https://arctichealth.org/en/permalink/ahliterature276811
Source
Diabetes Res Clin Pract. 2015 Nov;110(2):183-92
Publication Type
Article
Date
Nov-2015
Author
Björn Zethelius
Jan Cederholm
Source
Diabetes Res Clin Pract. 2015 Nov;110(2):183-92
Date
Nov-2015
Language
English
Publication Type
Article
Keywords
Aged - blood - epidemiology - etiology - blood - epidemiology - etiology - blood - epidemiology
Cardiovascular Diseases - blood - epidemiology - etiology - blood - epidemiology - etiology - blood - epidemiology
Diabetes Mellitus - blood - epidemiology - etiology - blood - epidemiology - etiology - blood - epidemiology
Humans - blood - epidemiology - etiology - blood - epidemiology - etiology - blood - epidemiology
Incidence - blood - epidemiology - etiology - blood - epidemiology - etiology - blood - epidemiology
Insulin - blood - epidemiology - etiology - blood - epidemiology - etiology - blood - epidemiology
Insulin Resistance - blood - epidemiology - etiology - blood - epidemiology - etiology - blood - epidemiology
Male - blood - epidemiology - etiology - blood - epidemiology - etiology - blood - epidemiology
Odds Ratio - blood - epidemiology - etiology - blood - epidemiology - etiology - blood - epidemiology
Risk Factors - blood - epidemiology - etiology - blood - epidemiology - etiology - blood - epidemiology
Sweden - blood - epidemiology - etiology - blood - epidemiology - etiology - blood - epidemiology
Abstract
The predictive effect of various insulin resistance indexes for risk of cardiovascular diseases (CVD) or type 2 diabetes (T2DM) is still unclear.
One thousand and forty-nine 71-years-old male subjects from the Swedish ULSAM study, mean follow-up 9 years. All subjects performed the euglycemic insulin clamp for M/I [glucose disposal/mean insulin], and 75-g oral glucose tolerance test for Ceder-IR: 1/glucose uptake rate/[mean glucose×log mean insulin]; Matsuda-IR: 1/10,000/square root [glucose0×insulin0×glucose120×insulin120]; Belfiore-IR: 1/([glucose0+glucose120]/normal mean glucose×[insulin0+insulin120]/normal mean insulin)+1); and HOMA-IR: [glucose0×insulin0]/22.5.
Bland-Altman plots showed best agreement between M/I versus Belfiore-IR and Ceder-IR with mean difference near zero, -0.21 to -0.46, while -0.68 to -0.77 for the other indexes. ISI-Ceder was the strongest predictor for incident nonfatal/fatal ischemic heart disease (CHD) or CVD at Cox regression in all subjects, and for incident T2DM at logistic regression in 1024 subjects with no baseline T2DM, with significantly higher hazard ratios or odds ratios than with all other indexes, also with best model fit, after adjusting for clinical characteristics and the traditional cardiovascular risk factors, including metabolic syndrome for CVD risk.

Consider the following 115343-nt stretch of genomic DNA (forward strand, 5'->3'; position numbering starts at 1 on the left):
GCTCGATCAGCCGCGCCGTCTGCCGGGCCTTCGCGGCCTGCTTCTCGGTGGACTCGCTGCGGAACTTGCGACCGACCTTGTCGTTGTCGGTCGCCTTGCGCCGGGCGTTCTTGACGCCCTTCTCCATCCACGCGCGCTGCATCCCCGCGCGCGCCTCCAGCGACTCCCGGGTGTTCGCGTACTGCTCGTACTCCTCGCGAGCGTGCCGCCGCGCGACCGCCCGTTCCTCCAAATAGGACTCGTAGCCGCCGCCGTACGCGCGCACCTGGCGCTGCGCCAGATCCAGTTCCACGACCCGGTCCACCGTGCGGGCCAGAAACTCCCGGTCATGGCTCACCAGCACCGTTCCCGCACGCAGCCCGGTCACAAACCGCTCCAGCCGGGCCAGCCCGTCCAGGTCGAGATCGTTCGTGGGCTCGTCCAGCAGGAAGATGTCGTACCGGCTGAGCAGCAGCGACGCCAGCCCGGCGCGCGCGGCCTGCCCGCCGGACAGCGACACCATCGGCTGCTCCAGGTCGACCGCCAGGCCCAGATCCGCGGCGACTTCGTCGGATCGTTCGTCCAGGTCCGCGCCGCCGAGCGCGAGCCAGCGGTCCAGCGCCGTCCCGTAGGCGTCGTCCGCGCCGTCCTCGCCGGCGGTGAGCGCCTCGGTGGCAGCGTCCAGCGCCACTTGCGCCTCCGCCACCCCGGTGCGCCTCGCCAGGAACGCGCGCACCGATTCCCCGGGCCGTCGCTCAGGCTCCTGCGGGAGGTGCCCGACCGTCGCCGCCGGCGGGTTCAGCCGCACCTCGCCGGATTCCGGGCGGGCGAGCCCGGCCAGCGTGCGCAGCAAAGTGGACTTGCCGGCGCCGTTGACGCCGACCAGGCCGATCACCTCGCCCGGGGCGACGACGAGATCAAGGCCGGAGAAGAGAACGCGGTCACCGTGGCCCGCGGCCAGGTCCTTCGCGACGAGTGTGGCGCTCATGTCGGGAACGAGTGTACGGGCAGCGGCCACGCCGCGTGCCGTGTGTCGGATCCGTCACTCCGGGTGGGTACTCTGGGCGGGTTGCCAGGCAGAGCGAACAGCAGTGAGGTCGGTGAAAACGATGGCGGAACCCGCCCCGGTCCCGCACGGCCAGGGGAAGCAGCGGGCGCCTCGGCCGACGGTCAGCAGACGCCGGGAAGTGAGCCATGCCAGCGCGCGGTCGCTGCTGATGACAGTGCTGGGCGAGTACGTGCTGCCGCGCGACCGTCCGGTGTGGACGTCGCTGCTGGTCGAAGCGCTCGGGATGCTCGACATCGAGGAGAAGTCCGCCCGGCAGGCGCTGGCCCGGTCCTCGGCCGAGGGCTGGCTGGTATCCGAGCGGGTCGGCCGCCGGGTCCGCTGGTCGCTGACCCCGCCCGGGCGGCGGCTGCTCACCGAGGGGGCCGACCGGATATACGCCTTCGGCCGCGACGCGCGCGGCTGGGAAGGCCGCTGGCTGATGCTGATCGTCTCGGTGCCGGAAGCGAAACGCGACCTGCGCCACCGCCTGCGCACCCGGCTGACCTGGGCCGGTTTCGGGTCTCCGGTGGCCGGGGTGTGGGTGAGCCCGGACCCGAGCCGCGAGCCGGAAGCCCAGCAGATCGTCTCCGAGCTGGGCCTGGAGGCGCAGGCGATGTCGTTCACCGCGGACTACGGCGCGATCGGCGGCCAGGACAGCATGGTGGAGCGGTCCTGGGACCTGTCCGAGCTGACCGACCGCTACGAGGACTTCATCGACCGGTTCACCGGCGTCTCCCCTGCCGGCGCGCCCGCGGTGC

Ceder-IR performed strongest as independent predictor for incidences of CHD/CVD and T2DM.
PubMed ID
26421364 View in PubMed
Less detail

Complement C3 Associates With Incidence of Diabetes, but No Evidence of a Causal Relationship.

https://arctichealth.org/en/permalink/ahliterature287613
Source
J Clin Endocrinol Metab. 2017 Dec 01;102(12):4477-4485
Publication Type
Article
Date
Dec-01-2017
Author
Yan Borné
Iram Faqir Muhammad
Laura Lorés-Motta
Bo Hedblad
Peter M Nilsson
Olle Melander
Eiko K de Jong
Anna M Blom
Anneke I den Hollander
Gunnar Engström
Source
J Clin Endocrinol Metab. 2017 Dec 01;102(12):4477-4485
Date
Dec-01-2017
Language
English
Publication Type
Article
Keywords
Adaptor Proteins, Signal Transducing - genetics
Aged
Biomarkers - blood
Complement C3 - analysis - genetics
Complement Factor H
Diabetes Mellitus - blood - epidemiology - genetics
Diet
Female
Follow-Up Studies
Genetic Variation
Genome-Wide Association Study
Genotype
Humans
Incidence
Male
Middle Aged
Polymorphism, Genetic
Risk factors
Sweden - epidemiology
Abstract